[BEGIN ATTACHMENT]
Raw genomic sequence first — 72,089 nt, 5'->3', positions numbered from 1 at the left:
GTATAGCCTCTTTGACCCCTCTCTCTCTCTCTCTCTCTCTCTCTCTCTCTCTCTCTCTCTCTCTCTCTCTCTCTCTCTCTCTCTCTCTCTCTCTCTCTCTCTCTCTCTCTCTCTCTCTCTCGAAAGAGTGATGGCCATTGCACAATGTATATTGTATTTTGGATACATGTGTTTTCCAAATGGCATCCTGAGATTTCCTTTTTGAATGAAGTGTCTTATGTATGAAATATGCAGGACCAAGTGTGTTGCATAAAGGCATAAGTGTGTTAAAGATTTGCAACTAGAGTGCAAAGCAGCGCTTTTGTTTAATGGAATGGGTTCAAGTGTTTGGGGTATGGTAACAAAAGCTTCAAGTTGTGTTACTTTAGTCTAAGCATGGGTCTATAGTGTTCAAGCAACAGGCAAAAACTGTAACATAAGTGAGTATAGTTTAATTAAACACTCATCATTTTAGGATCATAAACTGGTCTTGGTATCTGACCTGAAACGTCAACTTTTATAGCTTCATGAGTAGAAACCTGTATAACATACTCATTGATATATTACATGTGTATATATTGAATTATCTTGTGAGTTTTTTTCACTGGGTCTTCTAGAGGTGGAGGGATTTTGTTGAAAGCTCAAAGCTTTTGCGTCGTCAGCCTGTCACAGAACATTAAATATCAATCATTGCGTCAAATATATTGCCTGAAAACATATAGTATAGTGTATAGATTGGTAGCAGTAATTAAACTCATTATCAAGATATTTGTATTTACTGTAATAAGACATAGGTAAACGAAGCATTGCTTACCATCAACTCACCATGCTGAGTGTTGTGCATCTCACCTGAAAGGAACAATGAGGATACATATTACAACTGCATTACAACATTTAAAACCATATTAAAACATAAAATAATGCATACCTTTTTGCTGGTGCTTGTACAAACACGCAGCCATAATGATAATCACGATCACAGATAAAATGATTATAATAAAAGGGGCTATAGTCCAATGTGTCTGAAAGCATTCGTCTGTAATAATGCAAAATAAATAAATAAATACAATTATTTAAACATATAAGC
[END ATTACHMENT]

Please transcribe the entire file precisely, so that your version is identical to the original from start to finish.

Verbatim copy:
Raw genomic sequence first — 72,089 nt, 5'->3', positions numbered from 1 at the left:
GTATAGCCTCTTTGACCCCTCTCTCTCTCTCTCTCTCTCTCTCTCTCTCTCTCTCTCTCTCTCTCTCTCTCTCTCTCTCTCTCTCTCTCTCTCTCTCTCTCTCTCTCTCTCTCTCTCTCTCGAAAGAGTGATGGCCATTGCACAATGTATATTGTATTTTGGATACATGTGTTTTCCAAATGGCATCCTGAGATTTCCTTTTTGAATGAAGTGTCTTATGTATGAAATATGCAGGACCAAGTGTGTTGCATAAAGGCATAAGTGTGTTAAAGATTTGCAACTAGAGTGCAAAGCAGCGCTTTTGTTTAATGGAATGGGTTCAAGTGTTTGGGGTATGGTAACAAAAGCTTCAAGTTGTGTTACTTTAGTCTAAGCATGGGTCTATAGTGTTCAAGCAACAGGCAAAAACTGTAACATAAGTGAGTATAGTTTAATTAAACACTCATCATTTTAGGATCATAAACTGGTCTTGGTATCTGACCTGAAACGTCAACTTTTATAGCTTCATGAGTAGAAACCTGTATAACATACTCATTGATATATTACATGTGTATATATTGAATTATCTTGTGAGTTTTTTTCACTGGGTCTTCTAGAGGTGGAGGGATTTTGTTGAAAGCTCAAAGCTTTTGCGTCGTCAGCCTGTCACAGAACATTAAATATCAATCATTGCGTCAAATATATTGCCTGAAAACATATAGTATAGTGTATAGATTGGTAGCAGTAATTAAACTCATTATCAAGATATTTGTATTTACTGTAATAAGACATAGGTAAACGAAGCATTGCTTACCATCAACTCACCATGCTGAGTGTTGTGCATCTCACCTGAAAGGAACAATGAGGATACATATTACAACTGCATTACAACATTTAAAACCATATTAAAACATAAAATAATGCATACCTTTTTGCTGGTGCTTGTACAAACACGCAGCCATAATGATAATCACGATCACAGATAAAATGATTATAATAAAAGGGGCTATAGTCCAATGTGTCTGAAAGCATTCGTCTGTAATAATGCAAAATAAATAAATAAATACAATTATTTAAACATATAAGC